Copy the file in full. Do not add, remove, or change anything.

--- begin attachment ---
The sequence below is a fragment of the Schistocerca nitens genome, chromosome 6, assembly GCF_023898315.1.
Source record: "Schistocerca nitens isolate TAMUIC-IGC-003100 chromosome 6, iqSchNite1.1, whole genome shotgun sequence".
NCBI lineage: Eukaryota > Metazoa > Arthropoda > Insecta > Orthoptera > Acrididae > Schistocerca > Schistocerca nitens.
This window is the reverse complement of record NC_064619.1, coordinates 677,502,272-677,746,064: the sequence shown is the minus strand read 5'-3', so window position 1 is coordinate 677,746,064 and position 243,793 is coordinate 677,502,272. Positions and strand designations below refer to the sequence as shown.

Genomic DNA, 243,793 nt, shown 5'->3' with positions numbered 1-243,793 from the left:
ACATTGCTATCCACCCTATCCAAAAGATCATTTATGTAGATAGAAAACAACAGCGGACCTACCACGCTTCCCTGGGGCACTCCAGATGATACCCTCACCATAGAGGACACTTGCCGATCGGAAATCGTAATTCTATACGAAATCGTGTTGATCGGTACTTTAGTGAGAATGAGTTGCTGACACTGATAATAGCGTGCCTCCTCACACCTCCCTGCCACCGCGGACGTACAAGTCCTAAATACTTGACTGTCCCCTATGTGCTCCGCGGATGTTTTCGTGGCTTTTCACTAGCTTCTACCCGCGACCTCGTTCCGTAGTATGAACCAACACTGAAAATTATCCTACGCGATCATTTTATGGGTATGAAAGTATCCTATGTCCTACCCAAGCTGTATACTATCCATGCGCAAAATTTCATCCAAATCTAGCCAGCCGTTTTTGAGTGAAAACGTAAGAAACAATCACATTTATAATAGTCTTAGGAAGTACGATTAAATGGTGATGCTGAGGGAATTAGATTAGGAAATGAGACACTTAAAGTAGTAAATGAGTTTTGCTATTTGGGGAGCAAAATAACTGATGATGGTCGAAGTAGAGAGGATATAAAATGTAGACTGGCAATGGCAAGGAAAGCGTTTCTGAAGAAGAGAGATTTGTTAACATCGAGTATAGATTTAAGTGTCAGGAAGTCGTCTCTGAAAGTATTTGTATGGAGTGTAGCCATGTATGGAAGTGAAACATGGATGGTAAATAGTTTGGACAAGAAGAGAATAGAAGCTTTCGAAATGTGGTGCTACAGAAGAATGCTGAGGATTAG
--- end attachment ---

The sequence below is a fragment of the Schistocerca nitens genome, chromosome 6, assembly GCF_023898315.1.
Source record: "Schistocerca nitens isolate TAMUIC-IGC-003100 chromosome 6, iqSchNite1.1, whole genome shotgun sequence".
NCBI lineage: Eukaryota > Metazoa > Arthropoda > Insecta > Orthoptera > Acrididae > Schistocerca > Schistocerca nitens.
This window is the reverse complement of record NC_064619.1, coordinates 677,502,272-677,746,064: the sequence shown is the minus strand read 5'-3', so window position 1 is coordinate 677,746,064 and position 243,793 is coordinate 677,502,272. Positions and strand designations below refer to the sequence as shown.

Genomic DNA, 243,793 nt, shown 5'->3' with positions numbered 1-243,793 from the left:
ACATTGCTATCCACCCTATCCAAAAGATCATTTATGTAGATAGAAAACAACAGCGGACCTACCACGCTTCCCTGGGGCACTCCAGATGATACCCTCACCATAGAGGACACTTGCCGATCGGAAATCGTAATTCTATACGAAATCGTGTTGATCGGTACTTTAGTGAGAATGAGTTGCTGACACTGATAATAGCGTGCCTCCTCACACCTCCCTGCCACCGCGGACGTACAAGTCCTAAATACTTGACTGTCCCCTATGTGCTCCGCGGATGTTTTCGTGGCTTTTCACTAGCTTCTACCCGCGACCTCGTTCCGTAGTATGAACCAACACTGAAAATTATCCTACGCGATCATTTTATGGGTATGAAAGTATCCTATGTCCTACCCAAGCTGTATACTATCCATGCGCAAAATTTCATCCAAATCTAGCCAGCCGTTTTTGAGTGAAAACGTAAGAAACAATCACATTTATAATAGTCTTAGGAAGTACGATTAAATGGTGATGCTGAGGGAATTAGATTAGGAAATGAGACACTTAAAGTAGTAAATGAGTTTTGCTATTTGGGGAGCAAAATAACTGATGATGGTCGAAGTAGAGAGGATATAAAATGTAGACTGGCAATGGCAAGGAAAGCGTTTCTGAAGAAGAGAGATTTGTTAACATCGAGTATAGATTTAAGTGTCAGGAAGTCGTCTCTGAAAGTATTTGTATGGAGTGTAGCCATGTATGGAAGTGAAACATGGATGGTAAATAGTTTGGACAAGAAGAGAATAGAAGCTTTCGAAATGTGGTGCTACAGAAGAATGCTGAGGATTAG